Students and faculty alike have criticized Cal State Long Beach administration and police for a lack of transparency after various controversial incidents this semester. In the last month, the Daily 49er has made numerous records requests that have gone unfulfilled – characteristic of the recent complaints.
A student either “held” or “brandished” a knife in a classroom during a debate about whether racism in the workplace is a problem for black women, which he argued is not.
A sexual assault was reported at a Kappa Sigma party over Valentine’s weekend this semester. Following the report, administration initially yielded to the Kappa Sigma nationals’ authority in investigating and suspending the chapter. It is still unknown as to how the entire situation was resolved – if it has been.
A man who served time in prison for drug-related charges in 1995 was punished again for the same crime when CSULB Police Officer I. Sanchez pulled José Sandoval over for a busted headlight and subsequently held him in the CSULB substation for U.S. Immigration and Customs Enforcement to come and deport him.
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Each of these incidents involve conflicting accounts, and the university’s failure to be transparent leads to further obfuscation of facts. Transparency is crucial to ensure that the university is acting in the best interest of students and faculty and is able to be held accountable.
The California Public Records Act, signed into law in 1968, was designed to give the public access to information in possession of public agencies and ensure that public officials do not operate in the dark, outside the realm of public supervision and consent.
During the second student forum on March 23, University Police Chief Fernando Solorzano said he was willing to turn over the “uncut audio” of the Feb. 21 arrest that resulted in Sandoval’s deportation, so the Daily 49er immediately put in a request to get a copy. There are inconsistencies between what Officer Sanchez wrote up in his police report and what Sandoval and his son say happened that night, which the uncut audio could clear up.
It has now been over three weeks since the Daily 49er’s initial request for the audio of the arrest and two weeks since a spokesperson for the university confirmed the University Police would make the audio available. Five subsequent requests to various administrators and university police have yet to be honored.
In the digital age where hours-long audio files take only minutes to copy and send, this is unreasonable.
The Daily 49er also made multiple requests for information after a reported sexual assault that took place at a Kappa Sigma “Lace and Lust” party Feb. 13-14. Director for Student Life and Development Brett Waterfield became difficult, if not impossible, to reach and failed to provide the risk assessment report, as promised.
In another instance, the CSULB administration and records department have failed to turn over emails exchanged between President Jane Close Conoley and Solorzano, Dean of Students Jeffrey Klaus and Vice President for Student Affairs Carmen Taylor regarding the Feb. 25 knife incident — a matter of public record — within the 10 days accorded to them by law.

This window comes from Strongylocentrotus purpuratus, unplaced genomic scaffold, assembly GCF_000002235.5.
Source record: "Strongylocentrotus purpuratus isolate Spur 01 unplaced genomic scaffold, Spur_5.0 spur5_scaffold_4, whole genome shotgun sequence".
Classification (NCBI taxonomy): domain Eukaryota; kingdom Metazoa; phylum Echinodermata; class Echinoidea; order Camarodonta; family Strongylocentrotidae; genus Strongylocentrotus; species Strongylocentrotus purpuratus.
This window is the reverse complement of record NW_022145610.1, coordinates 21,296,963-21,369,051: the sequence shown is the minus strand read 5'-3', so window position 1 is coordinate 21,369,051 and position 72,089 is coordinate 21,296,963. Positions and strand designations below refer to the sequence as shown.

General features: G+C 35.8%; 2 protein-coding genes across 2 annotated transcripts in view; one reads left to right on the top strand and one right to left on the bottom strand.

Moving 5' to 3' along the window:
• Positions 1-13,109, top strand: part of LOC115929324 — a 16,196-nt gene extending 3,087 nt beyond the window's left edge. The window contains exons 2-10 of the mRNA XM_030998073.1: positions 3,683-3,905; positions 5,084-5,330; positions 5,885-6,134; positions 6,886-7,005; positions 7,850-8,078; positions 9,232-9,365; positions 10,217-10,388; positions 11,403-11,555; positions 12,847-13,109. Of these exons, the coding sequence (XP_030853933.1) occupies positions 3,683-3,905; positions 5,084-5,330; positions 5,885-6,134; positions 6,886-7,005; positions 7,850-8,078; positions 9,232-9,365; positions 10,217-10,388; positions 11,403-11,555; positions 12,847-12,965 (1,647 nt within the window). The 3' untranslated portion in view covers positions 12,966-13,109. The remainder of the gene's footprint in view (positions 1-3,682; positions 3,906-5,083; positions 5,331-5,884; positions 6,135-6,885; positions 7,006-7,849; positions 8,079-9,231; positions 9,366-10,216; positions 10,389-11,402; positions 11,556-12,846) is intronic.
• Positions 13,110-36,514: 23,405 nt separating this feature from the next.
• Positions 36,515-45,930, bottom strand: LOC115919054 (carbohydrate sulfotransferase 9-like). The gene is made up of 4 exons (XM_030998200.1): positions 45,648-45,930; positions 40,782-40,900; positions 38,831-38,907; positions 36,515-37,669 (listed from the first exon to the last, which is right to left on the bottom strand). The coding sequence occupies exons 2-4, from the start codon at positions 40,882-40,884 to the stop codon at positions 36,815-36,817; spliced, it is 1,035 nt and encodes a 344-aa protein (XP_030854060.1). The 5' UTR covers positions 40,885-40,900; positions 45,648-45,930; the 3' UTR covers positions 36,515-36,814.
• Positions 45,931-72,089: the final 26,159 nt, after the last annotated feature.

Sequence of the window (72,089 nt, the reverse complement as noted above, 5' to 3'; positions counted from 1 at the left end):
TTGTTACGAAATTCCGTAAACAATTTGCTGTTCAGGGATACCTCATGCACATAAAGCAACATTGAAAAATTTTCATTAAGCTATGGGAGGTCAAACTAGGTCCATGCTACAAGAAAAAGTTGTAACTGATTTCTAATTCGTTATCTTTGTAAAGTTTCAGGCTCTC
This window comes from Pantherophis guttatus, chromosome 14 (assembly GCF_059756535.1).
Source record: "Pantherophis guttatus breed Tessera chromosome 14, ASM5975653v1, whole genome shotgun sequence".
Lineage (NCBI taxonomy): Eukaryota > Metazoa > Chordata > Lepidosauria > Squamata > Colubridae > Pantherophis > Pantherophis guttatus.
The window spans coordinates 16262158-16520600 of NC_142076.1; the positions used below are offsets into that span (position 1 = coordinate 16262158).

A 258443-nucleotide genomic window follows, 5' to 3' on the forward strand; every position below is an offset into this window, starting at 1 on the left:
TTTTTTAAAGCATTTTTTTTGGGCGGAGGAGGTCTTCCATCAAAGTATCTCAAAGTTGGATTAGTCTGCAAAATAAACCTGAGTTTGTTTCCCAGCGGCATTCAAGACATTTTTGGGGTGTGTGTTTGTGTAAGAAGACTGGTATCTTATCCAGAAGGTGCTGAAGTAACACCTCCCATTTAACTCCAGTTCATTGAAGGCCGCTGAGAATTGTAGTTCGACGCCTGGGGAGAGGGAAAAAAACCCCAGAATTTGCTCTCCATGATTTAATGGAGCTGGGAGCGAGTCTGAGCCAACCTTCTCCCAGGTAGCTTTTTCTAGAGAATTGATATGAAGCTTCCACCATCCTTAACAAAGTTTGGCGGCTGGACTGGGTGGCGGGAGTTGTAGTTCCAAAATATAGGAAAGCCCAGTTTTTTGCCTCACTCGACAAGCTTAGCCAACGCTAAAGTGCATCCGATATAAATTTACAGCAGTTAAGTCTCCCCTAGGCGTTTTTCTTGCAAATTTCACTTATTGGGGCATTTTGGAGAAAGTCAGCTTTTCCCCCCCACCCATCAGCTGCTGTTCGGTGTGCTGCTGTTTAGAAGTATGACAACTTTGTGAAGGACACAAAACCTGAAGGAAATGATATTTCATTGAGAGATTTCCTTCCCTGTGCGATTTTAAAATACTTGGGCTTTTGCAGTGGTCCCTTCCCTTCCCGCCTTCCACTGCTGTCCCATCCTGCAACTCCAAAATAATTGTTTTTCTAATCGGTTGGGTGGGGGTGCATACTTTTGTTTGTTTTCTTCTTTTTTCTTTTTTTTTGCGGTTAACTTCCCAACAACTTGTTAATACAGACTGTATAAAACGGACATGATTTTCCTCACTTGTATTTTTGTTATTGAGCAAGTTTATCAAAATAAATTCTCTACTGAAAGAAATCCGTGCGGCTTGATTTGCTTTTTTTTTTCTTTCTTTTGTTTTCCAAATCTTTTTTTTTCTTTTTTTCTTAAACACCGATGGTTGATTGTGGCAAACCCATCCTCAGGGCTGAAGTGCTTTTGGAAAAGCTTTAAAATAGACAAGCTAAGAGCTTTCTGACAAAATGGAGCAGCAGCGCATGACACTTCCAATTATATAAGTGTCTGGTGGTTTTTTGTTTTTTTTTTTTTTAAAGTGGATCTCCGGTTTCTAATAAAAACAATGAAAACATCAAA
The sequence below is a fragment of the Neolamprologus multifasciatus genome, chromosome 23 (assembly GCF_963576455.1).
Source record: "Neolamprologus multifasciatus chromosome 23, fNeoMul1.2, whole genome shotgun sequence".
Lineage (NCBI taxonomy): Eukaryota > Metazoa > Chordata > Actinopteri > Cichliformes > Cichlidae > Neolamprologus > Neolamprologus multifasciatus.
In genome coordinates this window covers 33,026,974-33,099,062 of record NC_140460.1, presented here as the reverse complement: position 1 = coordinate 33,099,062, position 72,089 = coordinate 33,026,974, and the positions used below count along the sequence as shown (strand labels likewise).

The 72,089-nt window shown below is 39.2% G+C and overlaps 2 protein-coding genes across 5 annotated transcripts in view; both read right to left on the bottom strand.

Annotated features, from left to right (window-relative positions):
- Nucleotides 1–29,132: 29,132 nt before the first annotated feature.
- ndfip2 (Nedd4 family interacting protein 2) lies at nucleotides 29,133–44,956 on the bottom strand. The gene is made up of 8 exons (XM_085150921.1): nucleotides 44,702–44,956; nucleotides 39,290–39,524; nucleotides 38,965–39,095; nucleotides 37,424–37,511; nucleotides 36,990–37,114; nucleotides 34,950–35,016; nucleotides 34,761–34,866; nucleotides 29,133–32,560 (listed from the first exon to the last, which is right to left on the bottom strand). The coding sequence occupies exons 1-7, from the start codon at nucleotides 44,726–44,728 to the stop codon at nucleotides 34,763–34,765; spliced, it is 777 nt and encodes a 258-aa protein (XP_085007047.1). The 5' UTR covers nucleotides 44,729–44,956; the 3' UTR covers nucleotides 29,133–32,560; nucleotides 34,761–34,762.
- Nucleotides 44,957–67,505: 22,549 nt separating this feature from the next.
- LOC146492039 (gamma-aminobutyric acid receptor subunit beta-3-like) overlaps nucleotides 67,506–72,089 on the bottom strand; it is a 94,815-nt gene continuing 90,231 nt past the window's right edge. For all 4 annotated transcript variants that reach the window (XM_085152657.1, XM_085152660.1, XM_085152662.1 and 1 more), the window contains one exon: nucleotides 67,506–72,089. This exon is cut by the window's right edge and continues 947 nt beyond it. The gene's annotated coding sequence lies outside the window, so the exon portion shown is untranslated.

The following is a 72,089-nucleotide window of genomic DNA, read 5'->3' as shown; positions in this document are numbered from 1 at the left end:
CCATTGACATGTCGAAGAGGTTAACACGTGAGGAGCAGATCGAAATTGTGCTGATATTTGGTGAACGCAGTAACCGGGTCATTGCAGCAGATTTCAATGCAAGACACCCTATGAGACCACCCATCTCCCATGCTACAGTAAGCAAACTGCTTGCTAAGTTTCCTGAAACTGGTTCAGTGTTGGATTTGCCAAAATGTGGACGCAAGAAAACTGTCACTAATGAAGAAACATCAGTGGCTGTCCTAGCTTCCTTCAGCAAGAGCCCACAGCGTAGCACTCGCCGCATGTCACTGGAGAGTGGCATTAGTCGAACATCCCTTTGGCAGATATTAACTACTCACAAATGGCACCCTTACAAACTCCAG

In the aftermath of the knife incident, the University Police and administration failed to notify the campus of what happened, failed to reveal the source of UP’s conflict of interest from the outset and have repeatedly said they would not share any disciplinary information about the student with the knife, incorrectly citing federal law in order to justify their refusal to divulge information.
After 23 days, the records office finally acknowledged receipt of the request and said the university’s lawyers are working out which emails they will withhold and which they will turn over.
The Daily 49er has also asked for all records of incidents in which someone was detained by University Police on campus while awaiting an ICE pickup.
With over 600 undocumented students at Cal State Long Beach and several other first generation students with undocumented families, it’s important to know whether, when and to what extent ICE officers have a presence on campus.
Article One of the Declaration of Rights in the California Constitution states: “The people have the right of access to information concerning the conduct of the people’s business, and, therefore, the meetings of public bodies and the writings of public officials and agencies shall be open to public scrutiny.”
The way CSULB administration has been acting blatantly turns away from this statute and keeps vital information as far from the realm of public scrutiny as possible.
We are here to report the facts and inform the community of exactly what has happened, what is happening, what will happen and why.
But, until the administration gives us all the facts entitled to the public by law, there is no way for us to do that. Without these records, all we have on our end are uncorroborated stories, unanswered questions and a series of brick walls preventing us from doing anything to forward fair and honest reporting.
Editor’s Note: After the publication of this article, CSULB Associate Vice President of Legislative and External Relations Terri Carbaugh said that she would provide the audio recording from Sandoval’s arrest.